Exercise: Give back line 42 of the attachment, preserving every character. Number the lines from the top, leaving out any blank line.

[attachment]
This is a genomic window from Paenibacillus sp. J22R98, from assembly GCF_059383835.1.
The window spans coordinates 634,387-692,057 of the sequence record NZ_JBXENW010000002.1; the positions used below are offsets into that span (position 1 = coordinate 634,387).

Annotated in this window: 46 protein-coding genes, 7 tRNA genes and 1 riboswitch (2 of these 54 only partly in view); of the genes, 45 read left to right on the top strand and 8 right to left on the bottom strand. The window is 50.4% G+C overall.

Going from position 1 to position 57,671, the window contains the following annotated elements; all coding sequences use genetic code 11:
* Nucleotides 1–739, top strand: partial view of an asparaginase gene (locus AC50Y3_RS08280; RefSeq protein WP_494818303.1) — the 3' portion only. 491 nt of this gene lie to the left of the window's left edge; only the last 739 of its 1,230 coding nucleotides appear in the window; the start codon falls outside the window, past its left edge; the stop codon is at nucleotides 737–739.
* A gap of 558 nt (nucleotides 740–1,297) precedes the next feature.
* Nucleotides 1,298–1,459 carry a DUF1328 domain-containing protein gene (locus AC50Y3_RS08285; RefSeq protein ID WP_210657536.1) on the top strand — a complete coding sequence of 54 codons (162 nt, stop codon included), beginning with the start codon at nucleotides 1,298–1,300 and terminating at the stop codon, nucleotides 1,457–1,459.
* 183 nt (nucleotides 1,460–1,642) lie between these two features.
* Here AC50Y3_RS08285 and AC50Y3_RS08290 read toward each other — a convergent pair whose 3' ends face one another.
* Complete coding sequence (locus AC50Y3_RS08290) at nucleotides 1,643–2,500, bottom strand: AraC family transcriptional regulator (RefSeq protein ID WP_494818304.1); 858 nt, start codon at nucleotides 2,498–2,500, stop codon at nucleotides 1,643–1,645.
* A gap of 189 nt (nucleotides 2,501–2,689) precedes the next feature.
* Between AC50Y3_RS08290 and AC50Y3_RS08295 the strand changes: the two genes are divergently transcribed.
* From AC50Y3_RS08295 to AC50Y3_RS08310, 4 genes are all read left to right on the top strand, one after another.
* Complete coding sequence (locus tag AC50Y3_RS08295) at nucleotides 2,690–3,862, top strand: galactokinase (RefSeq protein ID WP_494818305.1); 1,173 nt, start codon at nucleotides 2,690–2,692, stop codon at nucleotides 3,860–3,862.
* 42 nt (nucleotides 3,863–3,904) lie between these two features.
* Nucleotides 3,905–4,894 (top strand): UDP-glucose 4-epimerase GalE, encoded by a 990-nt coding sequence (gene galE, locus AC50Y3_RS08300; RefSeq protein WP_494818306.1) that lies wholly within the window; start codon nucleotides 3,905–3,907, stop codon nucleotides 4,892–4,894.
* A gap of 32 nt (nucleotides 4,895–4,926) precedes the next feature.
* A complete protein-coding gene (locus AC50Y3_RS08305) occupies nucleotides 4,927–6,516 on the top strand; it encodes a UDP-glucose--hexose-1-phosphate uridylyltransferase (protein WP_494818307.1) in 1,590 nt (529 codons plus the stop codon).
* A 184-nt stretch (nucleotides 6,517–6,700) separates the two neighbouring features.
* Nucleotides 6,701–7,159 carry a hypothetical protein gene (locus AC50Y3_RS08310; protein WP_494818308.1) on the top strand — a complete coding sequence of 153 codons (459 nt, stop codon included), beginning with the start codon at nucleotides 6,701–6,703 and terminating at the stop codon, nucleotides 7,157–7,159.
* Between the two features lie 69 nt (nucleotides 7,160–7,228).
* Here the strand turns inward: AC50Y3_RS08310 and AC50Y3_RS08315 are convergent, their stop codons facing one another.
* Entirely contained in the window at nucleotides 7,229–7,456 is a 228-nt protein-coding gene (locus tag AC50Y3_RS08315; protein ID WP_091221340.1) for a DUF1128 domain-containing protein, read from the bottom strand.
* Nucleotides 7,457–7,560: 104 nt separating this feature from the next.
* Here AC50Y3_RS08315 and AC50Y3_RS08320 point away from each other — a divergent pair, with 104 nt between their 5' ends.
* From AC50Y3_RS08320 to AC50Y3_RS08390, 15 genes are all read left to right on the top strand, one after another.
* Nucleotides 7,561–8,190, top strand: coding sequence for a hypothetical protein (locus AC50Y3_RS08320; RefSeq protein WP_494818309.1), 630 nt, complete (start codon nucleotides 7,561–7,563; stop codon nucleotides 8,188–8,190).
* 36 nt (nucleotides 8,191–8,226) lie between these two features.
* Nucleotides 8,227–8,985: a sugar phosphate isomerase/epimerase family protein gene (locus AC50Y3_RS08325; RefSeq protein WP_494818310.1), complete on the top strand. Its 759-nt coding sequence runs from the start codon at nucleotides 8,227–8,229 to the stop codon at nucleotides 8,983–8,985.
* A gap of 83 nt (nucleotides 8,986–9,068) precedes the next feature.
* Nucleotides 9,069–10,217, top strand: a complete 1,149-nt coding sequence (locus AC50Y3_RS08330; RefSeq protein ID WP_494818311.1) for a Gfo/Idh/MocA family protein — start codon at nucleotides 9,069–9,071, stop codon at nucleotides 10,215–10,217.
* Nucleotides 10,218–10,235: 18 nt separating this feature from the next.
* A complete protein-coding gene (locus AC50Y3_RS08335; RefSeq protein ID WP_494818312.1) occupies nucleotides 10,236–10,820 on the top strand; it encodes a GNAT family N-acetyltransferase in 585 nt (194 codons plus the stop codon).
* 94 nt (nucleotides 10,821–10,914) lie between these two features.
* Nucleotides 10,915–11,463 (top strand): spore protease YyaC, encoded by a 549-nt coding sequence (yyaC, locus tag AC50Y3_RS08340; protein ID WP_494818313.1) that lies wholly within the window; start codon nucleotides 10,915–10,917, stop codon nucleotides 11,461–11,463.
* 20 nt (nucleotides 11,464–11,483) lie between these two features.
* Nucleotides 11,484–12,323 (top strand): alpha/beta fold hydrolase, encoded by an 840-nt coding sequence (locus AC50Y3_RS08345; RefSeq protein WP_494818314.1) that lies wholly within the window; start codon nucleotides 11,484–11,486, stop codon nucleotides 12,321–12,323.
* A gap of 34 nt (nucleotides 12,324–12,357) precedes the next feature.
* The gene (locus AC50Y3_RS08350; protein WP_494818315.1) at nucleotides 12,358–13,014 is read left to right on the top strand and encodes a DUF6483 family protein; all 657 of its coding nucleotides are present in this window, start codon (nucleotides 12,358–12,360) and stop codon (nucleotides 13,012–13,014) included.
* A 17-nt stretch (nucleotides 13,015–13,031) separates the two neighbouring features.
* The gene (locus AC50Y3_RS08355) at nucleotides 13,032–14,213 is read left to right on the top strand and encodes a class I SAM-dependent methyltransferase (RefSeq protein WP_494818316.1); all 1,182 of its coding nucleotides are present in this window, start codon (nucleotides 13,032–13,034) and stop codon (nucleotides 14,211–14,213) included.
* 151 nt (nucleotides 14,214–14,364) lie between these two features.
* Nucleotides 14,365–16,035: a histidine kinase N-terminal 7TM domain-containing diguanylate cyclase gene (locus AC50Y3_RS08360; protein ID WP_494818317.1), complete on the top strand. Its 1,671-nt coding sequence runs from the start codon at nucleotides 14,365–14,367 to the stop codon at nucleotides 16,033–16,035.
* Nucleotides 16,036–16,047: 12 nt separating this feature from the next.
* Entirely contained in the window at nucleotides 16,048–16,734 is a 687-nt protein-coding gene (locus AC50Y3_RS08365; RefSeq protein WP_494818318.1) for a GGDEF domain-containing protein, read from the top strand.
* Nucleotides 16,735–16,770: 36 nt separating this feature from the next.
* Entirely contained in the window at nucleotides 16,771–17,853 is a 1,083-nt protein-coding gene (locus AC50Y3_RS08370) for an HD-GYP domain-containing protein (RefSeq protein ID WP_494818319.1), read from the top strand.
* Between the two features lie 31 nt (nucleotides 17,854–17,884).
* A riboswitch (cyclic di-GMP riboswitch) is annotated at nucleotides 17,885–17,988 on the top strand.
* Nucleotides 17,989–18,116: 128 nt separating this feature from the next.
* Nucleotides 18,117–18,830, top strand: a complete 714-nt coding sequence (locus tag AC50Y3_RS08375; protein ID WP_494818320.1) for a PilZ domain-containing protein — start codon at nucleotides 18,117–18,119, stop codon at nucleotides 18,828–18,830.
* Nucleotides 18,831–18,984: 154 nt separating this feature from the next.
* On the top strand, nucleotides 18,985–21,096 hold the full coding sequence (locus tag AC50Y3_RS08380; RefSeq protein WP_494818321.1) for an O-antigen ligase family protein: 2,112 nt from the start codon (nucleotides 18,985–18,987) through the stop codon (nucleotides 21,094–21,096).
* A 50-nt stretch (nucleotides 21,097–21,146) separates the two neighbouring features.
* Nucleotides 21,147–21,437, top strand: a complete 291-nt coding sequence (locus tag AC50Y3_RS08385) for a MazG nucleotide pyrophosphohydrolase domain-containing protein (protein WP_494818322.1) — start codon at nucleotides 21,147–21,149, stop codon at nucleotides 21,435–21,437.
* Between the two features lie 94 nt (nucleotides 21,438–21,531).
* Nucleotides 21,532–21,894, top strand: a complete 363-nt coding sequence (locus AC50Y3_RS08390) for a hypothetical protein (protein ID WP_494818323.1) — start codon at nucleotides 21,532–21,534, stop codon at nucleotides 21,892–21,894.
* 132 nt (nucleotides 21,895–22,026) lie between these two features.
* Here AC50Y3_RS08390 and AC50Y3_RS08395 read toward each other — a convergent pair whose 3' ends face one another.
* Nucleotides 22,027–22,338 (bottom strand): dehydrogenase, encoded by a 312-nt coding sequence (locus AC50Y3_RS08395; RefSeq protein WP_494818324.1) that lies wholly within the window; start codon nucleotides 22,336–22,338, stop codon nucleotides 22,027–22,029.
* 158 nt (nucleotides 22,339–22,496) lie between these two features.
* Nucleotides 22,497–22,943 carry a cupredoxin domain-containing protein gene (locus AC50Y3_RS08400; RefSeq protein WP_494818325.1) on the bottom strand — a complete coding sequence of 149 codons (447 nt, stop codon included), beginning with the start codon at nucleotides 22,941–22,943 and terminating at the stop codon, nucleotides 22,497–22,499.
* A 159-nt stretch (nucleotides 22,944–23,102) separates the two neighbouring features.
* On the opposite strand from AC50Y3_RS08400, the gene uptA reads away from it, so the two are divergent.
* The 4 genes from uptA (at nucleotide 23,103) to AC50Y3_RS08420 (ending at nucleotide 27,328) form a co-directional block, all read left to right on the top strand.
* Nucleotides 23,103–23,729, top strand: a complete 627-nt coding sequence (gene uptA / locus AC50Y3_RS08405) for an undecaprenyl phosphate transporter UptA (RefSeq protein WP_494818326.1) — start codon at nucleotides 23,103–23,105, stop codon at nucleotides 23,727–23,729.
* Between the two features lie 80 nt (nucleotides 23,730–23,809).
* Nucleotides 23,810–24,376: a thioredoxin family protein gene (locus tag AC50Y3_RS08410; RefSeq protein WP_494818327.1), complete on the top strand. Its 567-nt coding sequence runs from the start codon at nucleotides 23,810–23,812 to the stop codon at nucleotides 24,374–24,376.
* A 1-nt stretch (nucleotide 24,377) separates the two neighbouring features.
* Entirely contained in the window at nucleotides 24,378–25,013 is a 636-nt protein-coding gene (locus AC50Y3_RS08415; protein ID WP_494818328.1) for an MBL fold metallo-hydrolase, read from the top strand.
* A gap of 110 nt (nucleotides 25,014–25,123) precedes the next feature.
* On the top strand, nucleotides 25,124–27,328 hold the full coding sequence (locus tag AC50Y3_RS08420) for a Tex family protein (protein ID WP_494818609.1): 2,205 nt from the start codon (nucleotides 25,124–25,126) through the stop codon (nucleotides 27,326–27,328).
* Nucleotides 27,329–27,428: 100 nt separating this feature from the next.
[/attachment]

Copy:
* 151 nt (nucleotides 14,214–14,364) lie between these two features.